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Private Owner Wagons of the South-East

Private Owner Wagons of the South-East
South Eastern & Chatham Rly Lines

John Arkell

192 pages. 275x215mm. Printed on gloss art paper, casebound with printed board covers.

ISBN13 : 9781911038061


This volume continues the area studies started by Ian Pope and Richard Kelham. The book covers operators at home on the lines of the South Eastern & Chatham Railway and its successors the Southern Railway, and so covers all of Kent, part of East Sussex and the SE&CR line to Reading, Berkshire. Whilst largely a rural area it did have its own coalfield which developed much later than the rest of the British coalfields. Much of the coal trade in the south-east came by sea into the coastal ports and was distributed from there. The book is laid out line by line and is profusely illustrated with photographs and items of ephemera. It also has a comprehensive listing of all the private sidings listed in the appendix to working timetables of the SE&CR and the Southern Railway.

Private Owner Wagons of the South-East - Sample Images

sample book illustration
There are three distinct liveries seen here as the two wagons closest to the camera are different. The closest wagon has the shading to the large lettering separated from the lettering by a narrow strip of body colour whereas the second wagon has the shading touching the white of the lettering without a darker stripe in between. It would appear that these two wagons were black with red shading to the lettering. However, the other two wagons also have shading to the lettering, albeit the shading appears much darker – it could just be a variation in red picked up differently by the photographic emulsion. Furthermore the nearest wagon has a lifting flap over the side drop door, the latter being secured by pin and hasp. It cannot be ascertained if the wagon on the right has an end door to the right-hand end as this is off the edge of the photograph. The second wagon has side and end doors but no lifting plank over the side door. The side door is secured by drop catches. The two furthest wagons have side drop doors and lifting sections over the drop doors. There are no end doors on these two. collection Anthony Lee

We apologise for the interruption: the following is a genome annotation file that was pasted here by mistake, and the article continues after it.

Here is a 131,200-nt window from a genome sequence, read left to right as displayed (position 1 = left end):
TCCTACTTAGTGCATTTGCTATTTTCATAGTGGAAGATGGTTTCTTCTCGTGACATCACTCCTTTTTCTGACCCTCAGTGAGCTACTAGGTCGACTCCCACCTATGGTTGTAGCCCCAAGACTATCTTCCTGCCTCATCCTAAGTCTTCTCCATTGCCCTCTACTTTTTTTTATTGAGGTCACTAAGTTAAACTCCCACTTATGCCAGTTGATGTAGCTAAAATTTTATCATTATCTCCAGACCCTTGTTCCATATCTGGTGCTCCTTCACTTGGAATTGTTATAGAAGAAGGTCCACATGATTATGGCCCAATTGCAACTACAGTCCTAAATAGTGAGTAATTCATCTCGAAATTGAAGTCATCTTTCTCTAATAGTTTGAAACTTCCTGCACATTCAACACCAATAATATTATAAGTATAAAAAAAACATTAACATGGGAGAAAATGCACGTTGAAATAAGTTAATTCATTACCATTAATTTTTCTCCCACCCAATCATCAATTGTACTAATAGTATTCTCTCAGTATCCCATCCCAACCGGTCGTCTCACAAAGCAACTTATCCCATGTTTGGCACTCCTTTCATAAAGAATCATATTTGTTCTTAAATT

sample book illustration
One of the five wagons built in 1924 by W. H. Davis of Langwith Junction near Mansfield. The wagons were of seven-plank construction, with side, end and cupboard doors over the side drop door. They were registered with the L&NER. Livery would appear to be red with white letters, shaded black and with black ironwork. Ian Pope collection